“I do feel like I’ve written good books in my life, and if I quit now those books would be credible books. I guess I’m interested in the things that I have in front of me to write about. That’s one thing. And the other thing is that I have been lucky enough to attract, through good publishing, a readership for the books that I’ve written. Although it’s not an earth-shattering number of readers, it’s a good number of readers. And just as I have for the last 15 or so years, I’d like to write books to give a readership something. In other words, I always think of imaginative writing as an act of generosity, and I would like to still be able to perform a couple more acts of generosity: make something for someone I don’t know where before there was nothing.”—Richard Ford speaks to the National about his new book, Canada, out next year sometime.
“I’ve long been convinced that if you could somehow snap your fingers and destroy every sonnet on the planet, and wipe every sonnet from every human mind, it would reappear in almost exactly the same form by teatime tomorrow.”—Don Paterson hath a book on the Sonnets. Indeed. This is a bracing article and I think I just might have to buy it after seeing him on Owen Sheers’ lovely poetry show the other night, talking about George Mackay Brown.
As reported at Ampersand Duck’s blog, this podcast records Caren Florance on Radio NZ National discussing her recent residency at Otakou Press , where she created a limited edition of seven prints, Prime, using the rare iron handpress there, the works of seven New Zealand and Australian poets, and her considerable experience and imagination.
You can see some of the prints here. All posts on the residency at the &D blog, as usual, provide a full account of the delights of letterpress and art printing.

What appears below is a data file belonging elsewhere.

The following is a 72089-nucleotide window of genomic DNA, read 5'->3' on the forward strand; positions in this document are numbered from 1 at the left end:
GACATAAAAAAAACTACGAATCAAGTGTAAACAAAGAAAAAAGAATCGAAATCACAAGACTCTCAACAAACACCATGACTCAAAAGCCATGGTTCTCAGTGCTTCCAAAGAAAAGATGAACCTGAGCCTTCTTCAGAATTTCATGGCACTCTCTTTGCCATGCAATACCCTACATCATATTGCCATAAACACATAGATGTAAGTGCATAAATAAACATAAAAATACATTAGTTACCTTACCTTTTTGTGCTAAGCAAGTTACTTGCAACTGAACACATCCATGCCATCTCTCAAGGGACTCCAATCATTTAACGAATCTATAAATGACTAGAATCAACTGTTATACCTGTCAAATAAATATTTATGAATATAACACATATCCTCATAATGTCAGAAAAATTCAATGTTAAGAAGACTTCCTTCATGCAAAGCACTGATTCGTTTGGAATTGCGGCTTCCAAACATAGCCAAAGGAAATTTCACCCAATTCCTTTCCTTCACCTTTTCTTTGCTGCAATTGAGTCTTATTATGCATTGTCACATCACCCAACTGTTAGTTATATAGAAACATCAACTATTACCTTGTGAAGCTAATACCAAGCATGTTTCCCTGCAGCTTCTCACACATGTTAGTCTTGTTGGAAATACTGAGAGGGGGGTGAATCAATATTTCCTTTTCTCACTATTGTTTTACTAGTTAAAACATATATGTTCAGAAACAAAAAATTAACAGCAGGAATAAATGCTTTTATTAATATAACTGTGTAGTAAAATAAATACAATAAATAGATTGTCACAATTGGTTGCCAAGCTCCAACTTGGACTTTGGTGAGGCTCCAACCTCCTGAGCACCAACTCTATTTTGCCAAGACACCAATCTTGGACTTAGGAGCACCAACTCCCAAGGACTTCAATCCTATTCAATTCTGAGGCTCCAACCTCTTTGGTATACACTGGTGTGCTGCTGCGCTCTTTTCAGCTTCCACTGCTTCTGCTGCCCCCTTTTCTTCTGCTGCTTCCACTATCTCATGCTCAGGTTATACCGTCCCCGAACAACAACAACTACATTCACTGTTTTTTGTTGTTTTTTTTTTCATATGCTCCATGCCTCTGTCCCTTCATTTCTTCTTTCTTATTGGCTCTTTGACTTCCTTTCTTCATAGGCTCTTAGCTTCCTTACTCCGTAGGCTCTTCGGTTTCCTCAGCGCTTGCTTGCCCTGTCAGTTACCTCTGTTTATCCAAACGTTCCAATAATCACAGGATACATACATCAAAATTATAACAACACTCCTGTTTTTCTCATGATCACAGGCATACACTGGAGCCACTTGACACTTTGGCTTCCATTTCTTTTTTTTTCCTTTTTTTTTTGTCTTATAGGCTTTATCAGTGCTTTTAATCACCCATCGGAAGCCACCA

John Williams of The Second Pass provided the link to this post by Lane Smith about his lovely new children’s book about digital publishing. I found it in a bookshop the other day and enjoyed it enormously. Didn’t realise he was the Stinky Cheese author at first (and yes, I have been to this blog before I think.)
“In the mid-18th century thousands of poor women, similarly at the end of their tethers, deposited their newborn babies at the hospital. A sign instructed them to leave some kind of identifying token pinned to the child in the event they were one day in a position to take it home. Neither the name of the mother nor the baby would be recorded, so this token needed to be memorable and distinctive.”—
Researchers at Griffith University and the University of Southern Queensland are creating a database ‘combining large scale historical synthesis and intensive qualitative analysis of the act of reading.’ More at the link in the header. From Austlit’s October news.
Constance Wiebrands (@flexnib) tweeted this link describing an impressive e-publishing development. Booki.sh is a browser based e-reader that brings us all one step closer to breaking down barriers between e-publishing formats.
Okay, C didn’t win the Booker. (And we still don’t have it in paperback down here.) There are a heap of other letters still available for book titles, according to Abebooks.com. From Language Log.
Researchers at Griffith University and the University of Southern Queensland are creating a database, AusRED, ‘combining large scale historical synthesis and intensive qualitative analysis of the act of reading.’ It is based on a British ‘reading experience database’, and will be interoperable with the British project and other projects like it. More in Austlit’s October news.
I must hide Colm Toibin’s words on bridge from my mother, who used to drive around Heathmont with a sticker on her car claiming her superior bridge playing credentials:
there is no one more despised in the world of bridge, or maybe in the world itself, than a bad or lazy bridge player.